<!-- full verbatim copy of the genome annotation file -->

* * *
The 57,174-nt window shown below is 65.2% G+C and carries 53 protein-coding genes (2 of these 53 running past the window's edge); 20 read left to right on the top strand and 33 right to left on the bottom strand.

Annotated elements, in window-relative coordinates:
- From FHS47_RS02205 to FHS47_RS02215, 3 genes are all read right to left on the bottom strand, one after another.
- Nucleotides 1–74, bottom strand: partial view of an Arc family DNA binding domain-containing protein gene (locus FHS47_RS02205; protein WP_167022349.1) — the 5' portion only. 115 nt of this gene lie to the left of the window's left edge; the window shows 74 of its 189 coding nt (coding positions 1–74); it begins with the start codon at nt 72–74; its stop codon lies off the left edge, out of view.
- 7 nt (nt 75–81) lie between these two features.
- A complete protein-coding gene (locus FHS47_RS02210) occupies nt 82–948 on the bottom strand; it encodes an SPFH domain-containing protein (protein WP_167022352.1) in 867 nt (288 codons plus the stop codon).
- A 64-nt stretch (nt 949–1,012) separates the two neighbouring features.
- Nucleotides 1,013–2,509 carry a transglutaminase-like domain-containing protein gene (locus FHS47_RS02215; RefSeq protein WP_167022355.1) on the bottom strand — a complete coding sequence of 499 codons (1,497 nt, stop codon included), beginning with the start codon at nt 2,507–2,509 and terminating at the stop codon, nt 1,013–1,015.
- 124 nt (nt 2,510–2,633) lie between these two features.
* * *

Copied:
The 57,174-nt window shown below is 65.2% G+C and carries 53 protein-coding genes (2 of these 53 running past the window's edge); 20 read left to right on the top strand and 33 right to left on the bottom strand.

Annotated elements, in window-relative coordinates:
- From FHS47_RS02205 to FHS47_RS02215, 3 genes are all read right to left on the bottom strand, one after another.
- Nucleotides 1–74, bottom strand: partial view of an Arc family DNA binding domain-containing protein gene (locus FHS47_RS02205; protein WP_167022349.1) — the 5' portion only. 115 nt of this gene lie to the left of the window's left edge; the window shows 74 of its 189 coding nt (coding positions 1–74); it begins with the start codon at nt 72–74; its stop codon lies off the left edge, out of view.
- 7 nt (nt 75–81) lie between these two features.
- A complete protein-coding gene (locus FHS47_RS02210) occupies nt 82–948 on the bottom strand; it encodes an SPFH domain-containing protein (protein WP_167022352.1) in 867 nt (288 codons plus the stop codon).
- A 64-nt stretch (nt 949–1,012) separates the two neighbouring features.
- Nucleotides 1,013–2,509 carry a transglutaminase-like domain-containing protein gene (locus FHS47_RS02215; RefSeq protein WP_167022355.1) on the bottom strand — a complete coding sequence of 499 codons (1,497 nt, stop codon included), beginning with the start codon at nt 2,507–2,509 and terminating at the stop codon, nt 1,013–1,015.
- 124 nt (nt 2,510–2,633) lie between these two features.